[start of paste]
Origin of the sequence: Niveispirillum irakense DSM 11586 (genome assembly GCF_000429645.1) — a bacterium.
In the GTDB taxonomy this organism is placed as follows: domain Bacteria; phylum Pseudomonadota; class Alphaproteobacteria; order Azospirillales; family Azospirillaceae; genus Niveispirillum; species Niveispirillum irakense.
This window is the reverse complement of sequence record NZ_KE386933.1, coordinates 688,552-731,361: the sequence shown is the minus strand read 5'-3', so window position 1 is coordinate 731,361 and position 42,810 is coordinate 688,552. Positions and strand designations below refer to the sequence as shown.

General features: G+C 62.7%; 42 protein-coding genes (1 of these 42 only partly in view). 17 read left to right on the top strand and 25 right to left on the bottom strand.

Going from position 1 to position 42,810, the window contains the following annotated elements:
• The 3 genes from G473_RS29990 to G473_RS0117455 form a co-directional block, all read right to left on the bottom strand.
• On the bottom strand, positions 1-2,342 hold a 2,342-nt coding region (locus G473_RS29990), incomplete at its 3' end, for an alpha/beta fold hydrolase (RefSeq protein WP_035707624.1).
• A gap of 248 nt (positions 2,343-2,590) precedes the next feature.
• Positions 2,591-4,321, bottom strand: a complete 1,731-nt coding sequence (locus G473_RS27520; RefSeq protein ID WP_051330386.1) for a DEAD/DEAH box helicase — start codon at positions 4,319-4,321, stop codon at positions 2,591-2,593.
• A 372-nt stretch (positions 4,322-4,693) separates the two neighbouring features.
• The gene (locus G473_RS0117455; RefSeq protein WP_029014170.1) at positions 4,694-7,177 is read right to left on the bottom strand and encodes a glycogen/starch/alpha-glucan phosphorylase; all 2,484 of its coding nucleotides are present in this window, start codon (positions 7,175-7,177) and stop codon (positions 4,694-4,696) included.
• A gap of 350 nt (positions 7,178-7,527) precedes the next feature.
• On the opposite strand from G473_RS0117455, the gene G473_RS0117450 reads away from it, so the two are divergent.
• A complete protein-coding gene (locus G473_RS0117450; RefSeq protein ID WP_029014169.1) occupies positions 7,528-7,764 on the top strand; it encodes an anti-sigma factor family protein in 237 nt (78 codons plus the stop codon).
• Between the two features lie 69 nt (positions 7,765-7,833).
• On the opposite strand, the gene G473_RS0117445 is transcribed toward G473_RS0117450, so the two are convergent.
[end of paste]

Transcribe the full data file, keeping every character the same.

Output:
Origin of the sequence: Niveispirillum irakense DSM 11586 (genome assembly GCF_000429645.1) — a bacterium.
In the GTDB taxonomy this organism is placed as follows: domain Bacteria; phylum Pseudomonadota; class Alphaproteobacteria; order Azospirillales; family Azospirillaceae; genus Niveispirillum; species Niveispirillum irakense.
This window is the reverse complement of sequence record NZ_KE386933.1, coordinates 688,552-731,361: the sequence shown is the minus strand read 5'-3', so window position 1 is coordinate 731,361 and position 42,810 is coordinate 688,552. Positions and strand designations below refer to the sequence as shown.

General features: G+C 62.7%; 42 protein-coding genes (1 of these 42 only partly in view). 17 read left to right on the top strand and 25 right to left on the bottom strand.

Going from position 1 to position 42,810, the window contains the following annotated elements:
• The 3 genes from G473_RS29990 to G473_RS0117455 form a co-directional block, all read right to left on the bottom strand.
• On the bottom strand, positions 1-2,342 hold a 2,342-nt coding region (locus G473_RS29990), incomplete at its 3' end, for an alpha/beta fold hydrolase (RefSeq protein WP_035707624.1).
• A gap of 248 nt (positions 2,343-2,590) precedes the next feature.
• Positions 2,591-4,321, bottom strand: a complete 1,731-nt coding sequence (locus G473_RS27520; RefSeq protein ID WP_051330386.1) for a DEAD/DEAH box helicase — start codon at positions 4,319-4,321, stop codon at positions 2,591-2,593.
• A 372-nt stretch (positions 4,322-4,693) separates the two neighbouring features.
• The gene (locus G473_RS0117455; RefSeq protein WP_029014170.1) at positions 4,694-7,177 is read right to left on the bottom strand and encodes a glycogen/starch/alpha-glucan phosphorylase; all 2,484 of its coding nucleotides are present in this window, start codon (positions 7,175-7,177) and stop codon (positions 4,694-4,696) included.
• A gap of 350 nt (positions 7,178-7,527) precedes the next feature.
• On the opposite strand from G473_RS0117455, the gene G473_RS0117450 reads away from it, so the two are divergent.
• A complete protein-coding gene (locus G473_RS0117450; RefSeq protein ID WP_029014169.1) occupies positions 7,528-7,764 on the top strand; it encodes an anti-sigma factor family protein in 237 nt (78 codons plus the stop codon).
• Between the two features lie 69 nt (positions 7,765-7,833).
• On the opposite strand, the gene G473_RS0117445 is transcribed toward G473_RS0117450, so the two are convergent.